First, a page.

There are several aspects of safety to consider on a whitewater river expedition in Peru. Although we take measures to minimize the risk of something negative happening such as injury, sickness, or property loss, you need to realize what can occur and what your responsibility is. Risks fall into various categories:


There are significant risks in whitewater rapids that you must be aware of. SierraRios trips generally allow competent participants to be in charge of their own kayak, IK, or raft. You must understand the risks associated with navigating your own craft, be honest about your ability level, and take precautions to minimize problems in rapids. Those in charge of boats must accept responsibility for what happens to them on the river, as well as for any damage to or loss of boats/oars/frames/etc. A certain level of freedom will be provided to those in charge of a boat, but each such person must abide by trip leader requests, which may mandate not paddling certain rapids. At bigger rapids we generally stop, scout and discuss a plan. The plan usually involves having safety kayakers in the water and running rafts one at a time so that two rafts are not overturned or stuck at the same time - which could overwhelm the safety kayakers and rafters. If you are not comfortable with the safety set-up, please discuss with the trip leader to make modifications to the plan. You generally will have the option to portage a tough rapid or have a guide run your boat through the rapid. Those who are passengers or paddlers on rafts also are responsible for making the decision to ride in a raft through rapids or walk around. On Río Marañón, exceptions exist at Shapalmonte rapid (on the UpperGC section) and Mayas rapid (in the InnerGorge), two class IV rapids that are difficult to walk around and generally must be passed in a boat. This should be considered before deciding to join the UpperGC or Inner Gorge sections of the trip.

Accidents or problems can occur off the water. For example, while loading/unloading rafts, in camp, and on hikes it is possible that you sustain an injury. What happens to you off the water is your responsibility. For example, you need to make the decision whether to attempt to climb past a waterfall in a side canyon (where you can fall and break a leg), whether to attempt to lift a heavy pail of water (that might strain your back), where you step in camp (objects can cause trips and falls), and how you handle hot or other potentially dangerous objects (boiling water can spill on you and burn you).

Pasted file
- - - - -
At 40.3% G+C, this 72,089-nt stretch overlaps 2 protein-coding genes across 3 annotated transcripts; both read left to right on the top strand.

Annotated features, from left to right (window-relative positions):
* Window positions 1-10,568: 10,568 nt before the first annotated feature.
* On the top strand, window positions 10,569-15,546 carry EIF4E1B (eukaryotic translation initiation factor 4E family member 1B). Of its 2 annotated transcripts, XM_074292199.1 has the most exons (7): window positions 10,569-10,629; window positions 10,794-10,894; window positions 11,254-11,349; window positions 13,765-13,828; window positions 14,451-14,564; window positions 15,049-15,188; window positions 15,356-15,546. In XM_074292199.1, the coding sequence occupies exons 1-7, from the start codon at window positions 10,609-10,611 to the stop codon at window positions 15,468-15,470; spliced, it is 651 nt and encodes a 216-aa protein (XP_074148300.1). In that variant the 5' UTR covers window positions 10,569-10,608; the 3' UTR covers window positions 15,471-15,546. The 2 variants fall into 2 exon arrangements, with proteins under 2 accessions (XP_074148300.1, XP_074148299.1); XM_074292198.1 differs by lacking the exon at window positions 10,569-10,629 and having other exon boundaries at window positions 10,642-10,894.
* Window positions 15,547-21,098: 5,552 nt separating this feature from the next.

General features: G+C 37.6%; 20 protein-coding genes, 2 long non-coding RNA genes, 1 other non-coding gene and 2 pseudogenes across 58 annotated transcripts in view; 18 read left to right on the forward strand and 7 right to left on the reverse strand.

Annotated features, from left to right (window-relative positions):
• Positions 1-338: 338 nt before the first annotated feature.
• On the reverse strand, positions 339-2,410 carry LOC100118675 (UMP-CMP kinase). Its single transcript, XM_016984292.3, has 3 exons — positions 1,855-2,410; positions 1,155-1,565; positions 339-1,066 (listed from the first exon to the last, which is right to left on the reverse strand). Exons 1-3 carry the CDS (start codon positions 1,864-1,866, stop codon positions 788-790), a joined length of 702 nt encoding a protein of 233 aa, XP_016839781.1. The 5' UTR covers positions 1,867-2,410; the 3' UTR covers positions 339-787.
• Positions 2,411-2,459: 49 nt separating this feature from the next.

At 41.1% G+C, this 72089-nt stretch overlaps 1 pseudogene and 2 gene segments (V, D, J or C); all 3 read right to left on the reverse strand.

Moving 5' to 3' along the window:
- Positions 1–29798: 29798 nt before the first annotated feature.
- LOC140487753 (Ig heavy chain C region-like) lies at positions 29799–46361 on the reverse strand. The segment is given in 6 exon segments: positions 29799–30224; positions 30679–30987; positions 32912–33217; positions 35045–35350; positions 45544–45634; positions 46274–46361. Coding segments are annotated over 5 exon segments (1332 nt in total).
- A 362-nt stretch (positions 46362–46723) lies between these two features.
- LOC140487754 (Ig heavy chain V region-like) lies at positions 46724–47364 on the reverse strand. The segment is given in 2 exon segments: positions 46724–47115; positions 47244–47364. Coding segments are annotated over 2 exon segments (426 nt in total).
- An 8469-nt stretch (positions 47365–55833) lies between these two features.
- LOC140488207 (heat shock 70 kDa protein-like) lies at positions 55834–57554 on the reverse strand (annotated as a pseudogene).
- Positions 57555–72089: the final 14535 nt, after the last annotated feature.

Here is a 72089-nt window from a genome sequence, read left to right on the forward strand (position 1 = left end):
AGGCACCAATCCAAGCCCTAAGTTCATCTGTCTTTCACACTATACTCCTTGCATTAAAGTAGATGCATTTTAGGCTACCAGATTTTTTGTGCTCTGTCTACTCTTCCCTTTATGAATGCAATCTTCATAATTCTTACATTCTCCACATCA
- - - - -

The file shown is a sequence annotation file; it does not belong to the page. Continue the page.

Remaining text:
We cannot guarantee against accidents in shuttle vehicles. We have employed shuttle vehicles to the put-in on newer buses with seasoned drivers that minimize the chance of an accident, and always try to select safe transport vehicles. As a participant you should consider the vehicle transport offered on the trip, and if you are not comfortable with the arrangement, discuss with the trip leader.

It is possible to encounter unfriendly people at any point on the trip. While there is generally no threat from the Sendero Luminoso terrorist group anymore, assault and robbery can happen anywhere. Also, along the river, villagers in the Lower Grand Canyon section and in the Jungle Pongos may be suspicious and detain/rob/force-out river-running groups if they do not know or trust the group (e.g., see C&K article Mendán; C&K article Asháninka). This risk is now minimal on SierraRios trips since we've run groups numerous times through these areas, our guides know villages leaders, and we usually take along local folks on rafts. Note that in the jungle, the Awajún do not allow passage by their villages without approval. SierraRios has secured such permission for our trips and we expect to have such approval on all trips along with Awajún guides who will join us on parts of the jungle sections for safety and cultural interactions. These guides sometimes recommend against travel further downstream for various reasons. If a trip ends short of the intended destination due to this unforeseen safety threat, no refunds are provided. [You might be able to recover something from a travel insurance policy for cancelled trips or portions thereof that are out of our control]